Terra Chips, JetBlue Mark National Potato Chip Day


So, what are your plans for National Potato Chip Day? What -- you forgot it occurs on March 14?

Terra Chips and longtime partner JetBlue are hoping you'll mark this major holiday by entering a spring promotion featuring a travel sweepstakes.

The Hain Celestial Group chips brand and the airline, which have had a relationship since JetBlue launched 11 years ago by dint of their sharing the color blue -- Terra Blues Potato Chips are the airline's official snack -- are using social media, media relations and blogger outreach focused on the NPC Day hook, in addition to an array of other promotional efforts, to get the word out about the contest.

The "Blue Chip Getaway" sweeps, offering a grand prize of a trip for four (two adults, two children) -- including JetBlue airfare, of course -- to a Turks and Caicos resort owned by Beaches (also a JetBlue partner) is being promoted on the Facebook pages of all three brands, driving brand fans to enter on The brands are also including promos for the sweeps in email blasts to their opt-in databases, and JetBlue is tweeting it up.



While the contest was posted online on March 1, the official sweeps announcement and most of the promotions have not yet commenced (one email blast has been sent). Nevertheless, there have already been more than 5,000 entries, reports Joe Wilbeck, brand manager for Terra and Hain's other snack brands.

Still to come: on-pack stickers flagging the sweeps on Terra Chips bags; a national newspaper coupon FSI; distribution of 1 million coupons on JetBlue flights; and video promotions on JetBlue seatback monitors. Total estimated impressions: 45 million.

The first 50,000 people to enter the sweeps -- which also offers 10 first prizes of a pair of round-trip flight certificates to any of the 64 cities in JetBlue's route network and 100 second prizes of a free case of Terra Chips -- will receive an email with an offer code for 5% off their next JetBlue flight.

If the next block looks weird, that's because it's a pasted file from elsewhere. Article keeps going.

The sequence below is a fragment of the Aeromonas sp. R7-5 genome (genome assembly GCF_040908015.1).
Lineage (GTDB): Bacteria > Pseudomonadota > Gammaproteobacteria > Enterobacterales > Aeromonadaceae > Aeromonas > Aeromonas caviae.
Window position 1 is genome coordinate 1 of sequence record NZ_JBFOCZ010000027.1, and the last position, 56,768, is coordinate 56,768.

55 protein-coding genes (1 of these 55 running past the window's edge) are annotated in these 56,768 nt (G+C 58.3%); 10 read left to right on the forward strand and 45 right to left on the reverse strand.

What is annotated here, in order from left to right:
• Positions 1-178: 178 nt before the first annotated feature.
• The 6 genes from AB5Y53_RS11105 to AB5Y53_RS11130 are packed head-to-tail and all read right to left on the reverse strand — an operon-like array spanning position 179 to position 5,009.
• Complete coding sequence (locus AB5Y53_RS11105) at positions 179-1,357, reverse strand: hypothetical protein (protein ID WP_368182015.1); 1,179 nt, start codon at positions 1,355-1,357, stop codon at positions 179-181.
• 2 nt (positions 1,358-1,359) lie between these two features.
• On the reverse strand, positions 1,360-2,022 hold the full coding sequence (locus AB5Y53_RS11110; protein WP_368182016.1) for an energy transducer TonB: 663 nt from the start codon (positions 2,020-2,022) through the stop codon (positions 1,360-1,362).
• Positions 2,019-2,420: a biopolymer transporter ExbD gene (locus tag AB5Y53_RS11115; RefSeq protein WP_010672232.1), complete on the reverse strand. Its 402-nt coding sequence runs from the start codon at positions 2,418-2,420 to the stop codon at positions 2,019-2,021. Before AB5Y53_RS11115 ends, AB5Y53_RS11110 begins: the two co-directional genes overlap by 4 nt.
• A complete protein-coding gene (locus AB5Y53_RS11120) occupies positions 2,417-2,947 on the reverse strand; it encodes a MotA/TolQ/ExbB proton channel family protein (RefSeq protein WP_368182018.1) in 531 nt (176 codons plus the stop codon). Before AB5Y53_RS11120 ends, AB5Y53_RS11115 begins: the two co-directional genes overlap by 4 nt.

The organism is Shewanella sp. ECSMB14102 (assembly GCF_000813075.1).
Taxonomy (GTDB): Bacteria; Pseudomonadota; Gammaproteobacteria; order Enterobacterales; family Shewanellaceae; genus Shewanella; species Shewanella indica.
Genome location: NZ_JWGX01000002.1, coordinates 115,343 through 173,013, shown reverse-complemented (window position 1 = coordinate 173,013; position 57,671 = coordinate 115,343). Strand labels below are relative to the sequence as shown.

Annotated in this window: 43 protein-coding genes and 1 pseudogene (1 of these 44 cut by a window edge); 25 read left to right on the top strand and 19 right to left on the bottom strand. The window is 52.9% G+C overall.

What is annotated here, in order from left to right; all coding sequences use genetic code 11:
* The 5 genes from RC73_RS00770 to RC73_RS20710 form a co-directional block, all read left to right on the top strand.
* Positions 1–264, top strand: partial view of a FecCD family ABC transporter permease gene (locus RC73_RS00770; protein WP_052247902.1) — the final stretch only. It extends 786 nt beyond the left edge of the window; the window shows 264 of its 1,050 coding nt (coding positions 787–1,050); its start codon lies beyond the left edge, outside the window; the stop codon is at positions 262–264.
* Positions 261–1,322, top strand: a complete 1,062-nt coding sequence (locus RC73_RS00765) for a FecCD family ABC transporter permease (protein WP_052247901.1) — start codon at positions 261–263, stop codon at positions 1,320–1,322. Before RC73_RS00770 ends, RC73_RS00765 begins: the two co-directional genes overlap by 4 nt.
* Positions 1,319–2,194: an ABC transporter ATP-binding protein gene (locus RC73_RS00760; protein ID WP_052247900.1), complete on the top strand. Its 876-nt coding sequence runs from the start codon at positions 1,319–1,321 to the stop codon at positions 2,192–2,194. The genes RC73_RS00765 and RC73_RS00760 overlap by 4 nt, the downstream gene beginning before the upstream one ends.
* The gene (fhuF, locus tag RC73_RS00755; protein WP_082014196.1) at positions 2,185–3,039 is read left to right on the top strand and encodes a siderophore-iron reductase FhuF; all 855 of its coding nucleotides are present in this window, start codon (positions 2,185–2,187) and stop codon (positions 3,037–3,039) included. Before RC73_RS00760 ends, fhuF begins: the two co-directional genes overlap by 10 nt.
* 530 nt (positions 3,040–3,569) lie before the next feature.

While Terra and JetBlue have done many promotions over the years, this is only the second major sweeps they have run together. Last year's first effort, also featuring trip prizes, went viral among the brands' fans and generated 80,000 entries, according to Wilbeck.

In JetBlue's first year, 250,000 bags of Terra Blues were distributed on board; last year, distribution exceeded 5 million, or eight bags per minute every day of the year, the brand manager points out.

Outside of this major partnership, couponing and some print advertising, Terra Chips' general marketing approach tends to be grassroots, Wilbeck says. In particular, the brand uses its "unique and topical" aspects -- particularly its all-natural "exotic vegetables" and other ingredients and the chips' benefit of having 40% less fat than other leading potato chip brands -- to general media and blogger coverage, he explains.

Terra Chips -- and JetBlue -- also put out a lot of messaging about their relationship with LaJoie Growers, the family-owned farm in Northern Maine that grows the vast majority (3 million pounds per year) of the blue potatoes that make Terra Blues naturally bluish-purple in color. "A lot of people are surprised and interested to learn about blue potatoes through media coverage, and our brands are proud of having contributed to the growth of this family farm," Wilbeck notes.

Terra Chips, launched in 1990 out of a catering business and sold initially as a specialty item in Macy's, is now distributed in Whole Foods and major grocery chains and other mass retail outlets throughout the country.

The brand, which now has scores of chip varieties, has seen its "exotic" natural vegetable ingredients core benefit emulated by a growing number of companies in the highly fragmented snacks industry. "When we started, no one had ever heard of chips made with sweet potatoes -- never mind yucca, parsnips or ruby taro," says Wilbeck.

But Terra Chips isn't overly concerned: Among other things, it's hard to beat that secure feeling that comes from knowing that new brand fans are being created up in the skies at the rate of eight bags per minute.

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